Reading & Composition

Why do we write about witches? What is it about the occult that both thrills and terrifies us? Many are familiar with the 1692 witch trials in Salem, Massachusetts, but fears about witchcraft have existed for centuries earlier. Witches often served as figures of social anxiety, villains to unite a culture in crisis. In this class, we’ll read texts and watch films that focus on a variety of cultural constructions of the witch from Classical Antiquity to the 21st century.

Reading & Composition

What does it mean to “grow up”? What does it mean to undergo adolescence, to transition from childhood to adulthood? What do these categories mean, and have they always meant the same things? The answers to these questions are not as obvious as one might imagine. As the conceptualization of childhood evolved alongside historically changing ideas of the human, so too did the ways artists, philosophers, politicians, and writers engaged with the transitory state of adolescence.

Reading & Composition

A plague-ridden Thebes, an Indian reservation, a Rio slum, a U.S.-Mexico border town, the LA hood, a California women’s prison. These are the settings for our examination of characters who run up against obstacles—from within themselves, their families and tribes, the economic and legal systems they live in—that lead them to make criminal choices. These choices, and the risks they provoke, taint the characters even as they dare us to care for them. How do fiction writers, dramatists, journalists and filmmakers get us to invest our feelings in morally compromised characters?

Reading & Composition

This class will consider gestures in both their figurative and literal senses: gesture as in to “gesture towards” an idea, practice, or community; and gesture as in a physical gesture, one that comes from the body and speaks when words are not an option, at the limits of words, or alongside them. Taken together, “Feminist Gestures” will consider feminisms as both an embodied practice and a set of continuous processes. In doing so, we will look at issues of re-writing, intertextuality, and translation.

Reading & Composition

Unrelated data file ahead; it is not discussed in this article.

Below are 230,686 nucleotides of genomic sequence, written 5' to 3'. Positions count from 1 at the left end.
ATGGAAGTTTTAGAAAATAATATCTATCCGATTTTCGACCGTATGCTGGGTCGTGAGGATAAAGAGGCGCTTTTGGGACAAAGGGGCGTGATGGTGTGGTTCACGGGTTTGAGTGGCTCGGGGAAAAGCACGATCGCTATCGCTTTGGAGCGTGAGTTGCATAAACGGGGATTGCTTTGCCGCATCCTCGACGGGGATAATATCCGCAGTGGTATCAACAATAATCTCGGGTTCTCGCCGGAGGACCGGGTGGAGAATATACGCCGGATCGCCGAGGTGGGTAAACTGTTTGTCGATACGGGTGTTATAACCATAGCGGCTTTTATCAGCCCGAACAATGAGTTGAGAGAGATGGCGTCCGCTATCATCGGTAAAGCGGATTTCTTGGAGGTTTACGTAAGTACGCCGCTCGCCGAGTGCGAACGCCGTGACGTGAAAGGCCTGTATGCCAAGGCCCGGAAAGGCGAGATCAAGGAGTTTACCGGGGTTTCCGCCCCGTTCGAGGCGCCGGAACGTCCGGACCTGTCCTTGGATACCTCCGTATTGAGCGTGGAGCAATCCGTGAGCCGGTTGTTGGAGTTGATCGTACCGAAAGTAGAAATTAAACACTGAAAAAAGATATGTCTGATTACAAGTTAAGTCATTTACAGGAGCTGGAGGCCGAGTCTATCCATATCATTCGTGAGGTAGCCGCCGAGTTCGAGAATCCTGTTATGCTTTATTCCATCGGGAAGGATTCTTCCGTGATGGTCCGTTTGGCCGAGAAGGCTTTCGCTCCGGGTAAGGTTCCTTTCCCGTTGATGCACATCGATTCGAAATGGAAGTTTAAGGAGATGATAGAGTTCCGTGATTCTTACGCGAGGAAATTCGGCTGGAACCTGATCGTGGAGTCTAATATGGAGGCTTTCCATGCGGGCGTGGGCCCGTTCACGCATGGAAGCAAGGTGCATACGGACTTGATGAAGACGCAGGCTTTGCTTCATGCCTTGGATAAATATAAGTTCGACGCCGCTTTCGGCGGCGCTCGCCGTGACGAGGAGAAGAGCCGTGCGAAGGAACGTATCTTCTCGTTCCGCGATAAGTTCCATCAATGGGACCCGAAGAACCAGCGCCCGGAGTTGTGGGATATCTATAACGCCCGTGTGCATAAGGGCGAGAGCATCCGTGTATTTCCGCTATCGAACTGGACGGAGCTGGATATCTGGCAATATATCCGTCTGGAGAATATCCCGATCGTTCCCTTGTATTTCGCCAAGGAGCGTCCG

This course will explore the concept of contagion and the fears, real and imagined, that surround it. What does it mean for a body, a place, a community to be “clean” or “unclean”? What does life look like in “plague-time”? And finally, what can we learn from these fictional and historical sites of contamination? We’ll be examining the idea of pollution in a variety of contexts in order to compare the ways that humans respond to crisis, from the level of the individual to the global.

Reading & Composition

How do we define “nature”? While some might assign the status of nature to the non-human and the non-man-made (animals, plants, etc.), a problem emerges when we consider that humans, too, are animals (mammals). Would not genetic clones, indistinguishable from their originals, also complicate this perspective?

Reading & Composition

“Friendship is certainly the finest balm for the pangs of disappointed love,” writes Jane Austen in Northanger Abbey. Implicit within this quote is the connection (or conflict) between friendship and romance. Tellingly, in several of Austen’s novels a significant shift takes place when a woman gets married; her best-friendship loses its relevance and her marriage takes centerstage. What does this say, Austen’s novels ask, about the (de)value of female friendships in a patriarchal world? Why does the marriage plot take precedence over friendship?

Reading & Composition

Across time, geographies, and cultures, artists have been driven to reflect on militarization and war. What does war do? How do soldiers, civilians, children, and "nations" become militarized? What role do artists play in militarized cultures? In this course we will examine how the arts are deployed in times of war, in militarized zones, in postwar memorializations, and in future fantasy wars. We will analyze "performance" in diverse militarized cultures through the technologies of animation, film, new media, and theatre.

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